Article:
Arachne, who was an accomplished weaver, pictured Europa being carried away by Zeus the bull. And Asteria 1, whom Zeus approached having assumed the shape of an eagle. She also wrought Leda, who was conquered by Zeus the swan. And then she wove Antiope 3, mother of the twins Amphion 1 and Zethus, together with Zeus, who took the shape of a Satyr in order to make love to her. And continuing her amazing embroidery, Arachne added Zeus disguised as Amphitryon to delude Alcmena, the mother of Heracles 1. And in the same way she made even more fantastic pictures, including Zeus as the golden shower who seduced Danae, mother of Perseus 1, and Zeus the flame who loved Aegina, mother of Aeacus, father of Peleus, father of Achilles. And she pictured Zeus the shepherd who made love to Mnemosyne, the Titaness, without forgetting Zeus the spotted snake, who seduced Demeter. Having finished with Zeus, she proceeded to depict Poseidon assuming the form of the river god Enipeus to seduce Iphimedia, who gave birth to the GIANTS called the ALOADS. And then she depicted him as the ram who seduced Theophane, also called Bisaltis, who later gave birth to the Ram with the Golden Fleece. And she showed Poseidon the horse seducing Demeter, and also how the god, assuming the shape of a bird, made love to Medusa 1, the mother of the winged horse Pegasus. And she did not forget Melantho 2, who was seduced by Poseidon the dolphin. Having still place for Apollo, she depicted him and Amphissa, whom this god tricked assuming the form of a shepherd. Then she pictured Dionysus 2 deceiving Erigone 2 with the grapes, and Cronos the horse seducing Philyra 1, mother of the Centaur Chiron. And around all this she wove a lovely frame with flowers and ivy intertwined.

Arachne's observations about the gods

It was impossible to find a flaw in Arachne's magnificent work describing the love affairs of the gods and the tricky ways they used to fulfil their erotic passions. Apparently, Arachne thought that nothing could better represent the gods and show their true nature than these very entertaining tales and their spicy details. Others have had a similar kind of appreciation and have woven, though in words, their own piece of embroidery: More than a thousand years after Arachne's time, a man from Alexandria (not for being born there, but because he was a priest in that city), who was a very educated and wise man, having also a knowledge of the gods and of the only God and of the true nature of things, spoke of the same events that Arachne depicted, though he, who knew far more than her and many others, was able to unmask the gods on the ground of the tales that were told by men about them. And so he said:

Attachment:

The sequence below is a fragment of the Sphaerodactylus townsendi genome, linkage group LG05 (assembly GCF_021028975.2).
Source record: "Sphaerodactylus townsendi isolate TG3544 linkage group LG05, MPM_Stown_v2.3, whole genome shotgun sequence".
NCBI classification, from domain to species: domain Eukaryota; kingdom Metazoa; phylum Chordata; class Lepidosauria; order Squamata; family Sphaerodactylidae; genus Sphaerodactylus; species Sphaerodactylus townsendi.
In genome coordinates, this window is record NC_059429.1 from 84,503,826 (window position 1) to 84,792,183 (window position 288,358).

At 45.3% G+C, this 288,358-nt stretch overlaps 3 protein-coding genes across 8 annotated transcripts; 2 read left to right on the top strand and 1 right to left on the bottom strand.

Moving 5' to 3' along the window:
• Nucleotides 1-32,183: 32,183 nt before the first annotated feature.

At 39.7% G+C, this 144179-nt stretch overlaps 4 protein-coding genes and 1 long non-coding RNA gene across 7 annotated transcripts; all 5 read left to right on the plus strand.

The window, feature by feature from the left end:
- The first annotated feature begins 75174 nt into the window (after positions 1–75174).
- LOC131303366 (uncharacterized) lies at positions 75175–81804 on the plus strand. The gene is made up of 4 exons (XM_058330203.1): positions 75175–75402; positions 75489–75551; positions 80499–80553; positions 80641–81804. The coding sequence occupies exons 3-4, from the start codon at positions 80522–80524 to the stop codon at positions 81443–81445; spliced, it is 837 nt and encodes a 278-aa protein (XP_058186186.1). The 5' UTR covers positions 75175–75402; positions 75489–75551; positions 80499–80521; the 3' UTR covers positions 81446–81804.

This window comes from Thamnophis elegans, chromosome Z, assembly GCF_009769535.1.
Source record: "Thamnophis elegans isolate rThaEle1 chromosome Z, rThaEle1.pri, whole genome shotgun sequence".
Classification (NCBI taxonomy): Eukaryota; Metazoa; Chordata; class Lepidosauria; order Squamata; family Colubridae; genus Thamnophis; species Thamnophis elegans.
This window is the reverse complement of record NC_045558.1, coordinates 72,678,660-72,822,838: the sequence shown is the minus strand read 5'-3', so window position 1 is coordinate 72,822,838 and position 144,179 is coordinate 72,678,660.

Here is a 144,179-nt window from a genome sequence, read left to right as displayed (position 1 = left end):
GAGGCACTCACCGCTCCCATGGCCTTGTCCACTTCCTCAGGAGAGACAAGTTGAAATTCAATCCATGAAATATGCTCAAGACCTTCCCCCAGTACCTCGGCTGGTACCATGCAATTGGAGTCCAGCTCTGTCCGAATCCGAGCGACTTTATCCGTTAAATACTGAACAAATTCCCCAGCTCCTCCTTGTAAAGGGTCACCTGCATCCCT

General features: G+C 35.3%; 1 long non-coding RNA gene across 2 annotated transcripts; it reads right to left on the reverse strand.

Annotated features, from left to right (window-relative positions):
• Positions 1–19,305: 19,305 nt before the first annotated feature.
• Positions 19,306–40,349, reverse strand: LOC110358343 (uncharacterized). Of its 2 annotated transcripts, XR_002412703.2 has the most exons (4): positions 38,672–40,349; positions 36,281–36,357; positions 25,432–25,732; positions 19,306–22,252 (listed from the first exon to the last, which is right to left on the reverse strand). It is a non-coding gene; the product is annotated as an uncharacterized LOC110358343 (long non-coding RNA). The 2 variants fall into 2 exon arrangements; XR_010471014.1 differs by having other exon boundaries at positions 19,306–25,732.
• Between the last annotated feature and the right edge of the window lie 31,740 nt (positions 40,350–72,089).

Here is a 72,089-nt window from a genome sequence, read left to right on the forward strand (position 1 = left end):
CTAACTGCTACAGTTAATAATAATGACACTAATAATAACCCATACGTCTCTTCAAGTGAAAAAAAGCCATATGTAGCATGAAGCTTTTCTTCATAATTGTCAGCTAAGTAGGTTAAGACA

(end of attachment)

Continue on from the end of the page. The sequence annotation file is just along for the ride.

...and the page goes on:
"… Now listen to the loves of these gods … to the extraordinary tales of their incontinence … to their fits of laughter … Listen too to their … embraces … passions and dissolute pleasures. Call Poseidon and the band of maidens corrupted by him … Call Apollo too … Above all, let Zeus come too … So completely was he given over to lust, that every woman not only excited his desire, but became a victim of it … What a pitch of licentiousness did this great Zeus when he spent so many nights in pleasure with Alcmena! Nay, not even the nine nights were a long period for this debauchee … indeed a whole lifetime was short for his incontinence …" (Clement of Alexandria, Exhortation to the Greeks 2.27p-28p).

Just as Arachne showed her talent by weaving, this man, wiser than her, could prove his, just by speaking and letting his natural cleverness expose the childish tales and the dirty nature of the gods he so thoroughly described. Excepting perhaps the words of this man, what Arachne achieved could not be surpassed, neither in the way it was performed nor in the way it described the crimes of heaven, and that is why Athena destroyed it. But some may think that the goddess gave way to Envy, and the same Clement teaches:

"These amorous and passionate gods … are brought before us as subject to every sort of human emotion." (Clement of Alexandria, Exhortation to the Greeks 2.31p).

Arachne turned into a spider

And Publius Ovidius Naso says that, after having destroyed Arachne's work, the goddess turned to its author and with a shuttle stroke her head, and as this was difficult to endure, the girl put a noose about her neck wishing to hang herself. But Athena lifted her so that she would not die, and before leaving the goddess sprinkled her with the juices of Hecate's herbs, transforming her into a spider. And Publius Vergilius Maro says that ever since the spiders have been hateful to Athena.



Idmon 3 & unknown

Related sections Arachne in GROUPS: METAMORPHOSES